Nearly 75% of 10th Graders’ Diplomas at Risk at LAUSD
Ineptitude at the highest levels of the system.
L.A. Unified immediately fell behind in its efforts but stuck to its timeline. Former Supt. John Deasy, who resigned in October, repeatedly insisted that requiring students to get a C or better in these classes was necessary for a diploma to be meaningful.
The effort also had unintended consequences. Because students had to repeat some college prep classes, they had more difficulty fulfilling the required total number of units. In response, the district reduced the number of credits required to graduate. It also was more difficult for some schools to schedule advanced courses, such as calculus. And there was less room in class schedules for popular electives that helped keep students interested in school.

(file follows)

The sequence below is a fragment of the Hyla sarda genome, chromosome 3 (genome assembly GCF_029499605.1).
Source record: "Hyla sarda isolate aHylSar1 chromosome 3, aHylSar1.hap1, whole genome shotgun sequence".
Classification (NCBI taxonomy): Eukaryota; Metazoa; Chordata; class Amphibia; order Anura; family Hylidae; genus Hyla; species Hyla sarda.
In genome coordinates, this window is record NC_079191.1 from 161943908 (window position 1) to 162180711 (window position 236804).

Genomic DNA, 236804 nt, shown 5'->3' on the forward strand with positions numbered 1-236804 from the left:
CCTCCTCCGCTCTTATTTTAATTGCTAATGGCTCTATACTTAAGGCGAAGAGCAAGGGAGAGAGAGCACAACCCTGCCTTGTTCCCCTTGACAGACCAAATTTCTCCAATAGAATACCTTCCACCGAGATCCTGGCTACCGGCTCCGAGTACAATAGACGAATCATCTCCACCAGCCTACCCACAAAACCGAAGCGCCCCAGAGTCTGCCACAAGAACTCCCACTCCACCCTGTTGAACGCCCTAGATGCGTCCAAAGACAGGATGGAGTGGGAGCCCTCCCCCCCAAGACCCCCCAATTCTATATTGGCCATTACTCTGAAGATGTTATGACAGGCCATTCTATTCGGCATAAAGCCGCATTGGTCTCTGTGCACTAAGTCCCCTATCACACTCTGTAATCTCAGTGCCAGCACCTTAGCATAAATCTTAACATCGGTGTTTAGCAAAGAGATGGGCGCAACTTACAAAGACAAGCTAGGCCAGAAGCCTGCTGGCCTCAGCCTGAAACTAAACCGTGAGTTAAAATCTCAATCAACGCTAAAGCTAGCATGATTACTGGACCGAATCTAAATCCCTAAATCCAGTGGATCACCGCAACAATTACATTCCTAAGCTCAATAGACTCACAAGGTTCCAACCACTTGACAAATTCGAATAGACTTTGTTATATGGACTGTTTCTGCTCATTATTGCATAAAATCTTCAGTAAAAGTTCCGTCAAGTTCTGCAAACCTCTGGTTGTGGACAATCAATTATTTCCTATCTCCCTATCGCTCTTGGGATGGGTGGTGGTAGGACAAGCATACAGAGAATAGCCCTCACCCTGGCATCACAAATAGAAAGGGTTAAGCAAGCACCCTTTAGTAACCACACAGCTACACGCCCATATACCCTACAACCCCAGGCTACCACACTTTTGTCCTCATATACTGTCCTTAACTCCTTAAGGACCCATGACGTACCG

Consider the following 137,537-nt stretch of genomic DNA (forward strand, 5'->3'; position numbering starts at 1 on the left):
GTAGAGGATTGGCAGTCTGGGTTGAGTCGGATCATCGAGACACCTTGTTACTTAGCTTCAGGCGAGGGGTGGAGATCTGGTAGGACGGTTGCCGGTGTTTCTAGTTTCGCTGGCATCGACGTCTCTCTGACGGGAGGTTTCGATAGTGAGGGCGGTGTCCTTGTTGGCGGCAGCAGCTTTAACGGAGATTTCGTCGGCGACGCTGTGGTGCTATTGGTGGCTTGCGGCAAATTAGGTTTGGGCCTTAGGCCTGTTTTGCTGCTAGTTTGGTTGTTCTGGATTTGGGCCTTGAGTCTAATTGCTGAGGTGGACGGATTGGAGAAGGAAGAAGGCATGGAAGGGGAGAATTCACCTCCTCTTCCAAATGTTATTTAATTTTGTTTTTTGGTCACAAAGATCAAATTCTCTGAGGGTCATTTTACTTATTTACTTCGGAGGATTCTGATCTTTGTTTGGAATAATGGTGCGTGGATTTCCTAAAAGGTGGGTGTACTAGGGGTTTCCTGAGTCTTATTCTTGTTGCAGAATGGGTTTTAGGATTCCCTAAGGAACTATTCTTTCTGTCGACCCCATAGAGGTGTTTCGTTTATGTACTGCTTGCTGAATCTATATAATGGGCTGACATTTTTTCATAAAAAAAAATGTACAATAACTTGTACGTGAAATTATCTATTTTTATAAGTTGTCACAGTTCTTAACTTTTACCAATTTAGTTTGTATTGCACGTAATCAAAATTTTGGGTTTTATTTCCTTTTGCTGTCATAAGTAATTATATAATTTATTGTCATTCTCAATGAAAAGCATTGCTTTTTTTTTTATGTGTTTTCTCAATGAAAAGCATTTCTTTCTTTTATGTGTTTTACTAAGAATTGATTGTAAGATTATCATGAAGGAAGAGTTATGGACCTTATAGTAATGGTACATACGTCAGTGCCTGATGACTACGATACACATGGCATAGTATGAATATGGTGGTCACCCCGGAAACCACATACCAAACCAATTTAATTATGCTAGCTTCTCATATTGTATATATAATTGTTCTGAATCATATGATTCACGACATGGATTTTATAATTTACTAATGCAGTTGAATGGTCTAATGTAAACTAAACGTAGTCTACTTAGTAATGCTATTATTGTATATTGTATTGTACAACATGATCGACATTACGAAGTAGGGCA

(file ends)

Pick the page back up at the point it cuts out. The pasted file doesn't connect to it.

At a Tuesday news conference of activists and others, recent graduate Perla Madera, 20, backed the more stringent standards, but said that her high school failed to provide the help she needed.
“During high school, I was consumed by work, school, chores and baby-sitting,” she said. “I quickly fell behind in school. I was labeled as disobedient…. I was not offered help.”